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Congress expands Fast and Furious probe to White House

White HouseDefenseUnrest, Conflicts and WarFinanceFirearmsNational SecurityBureau of Alcohol, Tobacco, Firearms and Explosives

Congressional investigators reviewing the failed gun-tracking program Operation Fast and Furious have formally asked the Obama administration to turn over copies of "all records" involving three key White House national security officials and the program, other ATF gun cases in Phoenix, and all communications between the White House and the ATF field office in Arizona.

The letter signed Friday by Rep. Darrell Issa (R-Vista), chairman of the House Committee on Oversight and Government Reform, and Sen. Charles E. Grassley of Iowa, the top Republican on the Senate Judiciary Committee, was sent to National Security Advisor Thomas E. Donilon, a top aide to President Obama.

It marks a significant step in the committee's investigation into the failed gun-tracking operation, as the committee begins to broaden its investigation from the federal Bureau of Alcohol, Tobacco, Firearms and Explosives and targets White House and Department of Justice officials.

This material, Issa and Grassley said, "will enable us to determine the extent of the involvement of White House staff in Operation Fast and Furious."

White House officials, along with those at the Justice Department, said they have been cooperating in the widening probe, begun earlier this year when several ATF whistleblowers alerted Congress that Fast and Furious weapons were found at the scene of the slaying of a U.S. Border Patrol agent.

A White House official said that "no one at the White House knew about the investigative tactics being used in the operation, let alone any decision to let guns walk."

The official, who asked not to be identified Friday because the case is continuing, also said White House staffers and some members of Congress, including Issa, were given Fast and Furious briefings as early as April of 2010, but not about the investigative tactics of the operation.

"These e-mail exchanges show nothing more than an effort to give local color to a policy initiative that was designed to give more resources to help with the border problem," the official added.

Under the program, ATF agents allowed illegal gun purchases and hoped to track the weapons to Mexican cartel leaders. But most of the more than 2,000 firearms were lost. Hundreds have reportedly turned up in Mexican crime scenes, two at the shooting where Border Patrol Agent Brian Terry was killed,  and a semi-automatic was used in an altercation and assault with police in Maricopa, Ariz.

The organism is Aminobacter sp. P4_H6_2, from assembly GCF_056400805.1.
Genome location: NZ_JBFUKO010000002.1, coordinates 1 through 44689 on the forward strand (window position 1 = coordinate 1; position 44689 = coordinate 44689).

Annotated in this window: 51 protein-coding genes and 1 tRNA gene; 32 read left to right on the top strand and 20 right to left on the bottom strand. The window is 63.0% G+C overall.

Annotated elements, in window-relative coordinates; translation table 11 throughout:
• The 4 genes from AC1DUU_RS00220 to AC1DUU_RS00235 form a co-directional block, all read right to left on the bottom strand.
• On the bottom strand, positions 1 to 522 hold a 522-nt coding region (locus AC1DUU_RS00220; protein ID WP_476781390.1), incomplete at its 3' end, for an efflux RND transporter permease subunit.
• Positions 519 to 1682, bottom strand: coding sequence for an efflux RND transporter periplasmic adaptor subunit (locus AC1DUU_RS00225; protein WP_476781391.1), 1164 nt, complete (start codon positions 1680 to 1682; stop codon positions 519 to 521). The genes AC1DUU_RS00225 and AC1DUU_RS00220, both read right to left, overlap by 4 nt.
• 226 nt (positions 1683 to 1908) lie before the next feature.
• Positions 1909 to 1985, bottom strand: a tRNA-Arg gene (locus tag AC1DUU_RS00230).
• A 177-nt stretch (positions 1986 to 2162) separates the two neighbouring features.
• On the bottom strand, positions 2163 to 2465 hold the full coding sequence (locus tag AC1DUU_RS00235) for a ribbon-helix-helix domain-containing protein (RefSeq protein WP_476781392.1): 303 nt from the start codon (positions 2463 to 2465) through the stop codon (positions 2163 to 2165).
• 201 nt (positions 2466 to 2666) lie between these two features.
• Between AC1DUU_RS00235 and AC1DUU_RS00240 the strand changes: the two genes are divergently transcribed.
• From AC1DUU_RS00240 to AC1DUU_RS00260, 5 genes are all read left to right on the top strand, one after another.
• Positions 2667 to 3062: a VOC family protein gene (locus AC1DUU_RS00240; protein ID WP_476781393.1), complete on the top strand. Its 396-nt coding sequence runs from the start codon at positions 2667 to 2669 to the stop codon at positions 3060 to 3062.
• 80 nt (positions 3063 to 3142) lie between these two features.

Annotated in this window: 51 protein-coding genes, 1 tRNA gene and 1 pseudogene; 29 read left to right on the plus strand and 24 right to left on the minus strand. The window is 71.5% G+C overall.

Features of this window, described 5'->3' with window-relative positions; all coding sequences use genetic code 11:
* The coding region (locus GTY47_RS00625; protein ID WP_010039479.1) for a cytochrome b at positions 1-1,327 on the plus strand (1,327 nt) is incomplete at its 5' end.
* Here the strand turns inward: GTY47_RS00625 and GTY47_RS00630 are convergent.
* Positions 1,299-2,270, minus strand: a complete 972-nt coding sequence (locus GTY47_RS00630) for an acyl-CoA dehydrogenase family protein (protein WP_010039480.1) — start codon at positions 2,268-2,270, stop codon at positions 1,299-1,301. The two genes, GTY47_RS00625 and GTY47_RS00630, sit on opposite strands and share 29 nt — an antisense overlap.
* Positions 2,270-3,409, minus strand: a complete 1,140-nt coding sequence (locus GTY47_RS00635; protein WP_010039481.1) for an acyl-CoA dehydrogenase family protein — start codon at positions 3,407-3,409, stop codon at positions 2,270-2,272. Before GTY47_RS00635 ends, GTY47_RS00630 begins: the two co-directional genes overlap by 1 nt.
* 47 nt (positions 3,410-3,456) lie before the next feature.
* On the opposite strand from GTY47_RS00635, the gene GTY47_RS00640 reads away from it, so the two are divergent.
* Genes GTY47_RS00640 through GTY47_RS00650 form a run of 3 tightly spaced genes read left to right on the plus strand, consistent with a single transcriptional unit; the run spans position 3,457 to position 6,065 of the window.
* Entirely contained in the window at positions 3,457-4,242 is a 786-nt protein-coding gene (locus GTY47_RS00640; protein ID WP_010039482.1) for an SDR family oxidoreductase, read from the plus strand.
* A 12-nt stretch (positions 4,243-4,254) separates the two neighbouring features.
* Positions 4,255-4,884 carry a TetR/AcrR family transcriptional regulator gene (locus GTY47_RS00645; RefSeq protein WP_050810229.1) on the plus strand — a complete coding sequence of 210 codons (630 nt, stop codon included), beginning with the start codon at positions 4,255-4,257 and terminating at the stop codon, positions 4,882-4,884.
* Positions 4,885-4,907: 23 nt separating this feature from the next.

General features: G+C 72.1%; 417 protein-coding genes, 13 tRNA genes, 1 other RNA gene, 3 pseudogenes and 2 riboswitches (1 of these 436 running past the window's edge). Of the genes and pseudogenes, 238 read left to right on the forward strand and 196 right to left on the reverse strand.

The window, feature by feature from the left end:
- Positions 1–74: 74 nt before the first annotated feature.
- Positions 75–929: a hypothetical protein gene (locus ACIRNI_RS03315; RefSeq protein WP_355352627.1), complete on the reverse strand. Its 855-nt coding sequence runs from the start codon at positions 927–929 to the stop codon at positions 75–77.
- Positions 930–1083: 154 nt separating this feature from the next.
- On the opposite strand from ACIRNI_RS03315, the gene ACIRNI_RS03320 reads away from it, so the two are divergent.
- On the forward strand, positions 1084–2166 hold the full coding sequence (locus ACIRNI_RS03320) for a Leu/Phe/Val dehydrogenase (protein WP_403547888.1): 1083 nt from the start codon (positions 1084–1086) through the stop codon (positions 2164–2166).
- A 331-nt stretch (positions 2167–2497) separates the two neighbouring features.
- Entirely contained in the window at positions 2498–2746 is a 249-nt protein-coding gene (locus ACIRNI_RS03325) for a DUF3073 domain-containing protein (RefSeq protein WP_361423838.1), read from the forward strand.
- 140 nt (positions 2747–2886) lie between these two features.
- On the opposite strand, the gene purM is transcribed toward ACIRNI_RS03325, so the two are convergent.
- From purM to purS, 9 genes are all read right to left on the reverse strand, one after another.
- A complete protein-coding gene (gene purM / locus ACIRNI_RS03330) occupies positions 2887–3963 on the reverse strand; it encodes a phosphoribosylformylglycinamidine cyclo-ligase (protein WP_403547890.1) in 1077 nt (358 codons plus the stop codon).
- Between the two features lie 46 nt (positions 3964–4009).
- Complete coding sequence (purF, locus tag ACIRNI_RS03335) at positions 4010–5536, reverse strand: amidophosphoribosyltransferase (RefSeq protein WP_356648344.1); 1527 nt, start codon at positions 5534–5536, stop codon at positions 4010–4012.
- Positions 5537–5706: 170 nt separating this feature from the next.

The congressional letter comes after a series of emails surfaced last week showing that William D. Newell, the ATF field supervisor in Phoenix during Fast and Furious, was in routine contact with Kevin O'Reilly, then the White House director of North American Affairs for the National Security Council. The emails discussed a broad range of gun-trafficking investigations on the Southwest Border, and White House officials have since acknowledged that the cases were part of Fast and Furious.

The White House has said that O'Reilly forwarded the emails to two other White House officials – Dan Restrepo, special assistant to the president and senior director for Western Hemisphere Affairs on the NSC, and Greg Gatjanis, director for Terrorist Finance and Counternarcotics, Counterterrorism Policy, also on the NSC.

In their letter, Issa and Grassley discussed a new email in which Newell told O'Reilly about a specific case that ATF agents had been aware of for three months involving a 22-year-old illegal gun purchaser whom the ATF allowed to buy nearly 700 firearms.

The purchaser was on food stamps and, Newell said in a follow-up email to O'Reilly, "when a 22-year-old kid on State financial assistance walks into a gun store and plops down $12,000 in cash to buy a tripod mounted .50 caliber rifle that's a clue (even for us) that he's involved in trafficking firearms for a Mexican DTO [cartel].'

According to Issa and Grassley, that exchange of information makes it "clear that the case Mr. Newell and Mr. O'Reilly were communicating about was Fast and Furious."

The letter requests all emails, documents, briefing papers and handwritten notes involving O'Reilly, Restrepo and Gatjanis during the Fast and Furious period, which ran for 15 months between fall 2009 and January 2011. The committee also wants to personally interview O'Reilly by the end of this month.

Richard.Serrano@latimes.com

Copyright © 2014, Los Angeles Times
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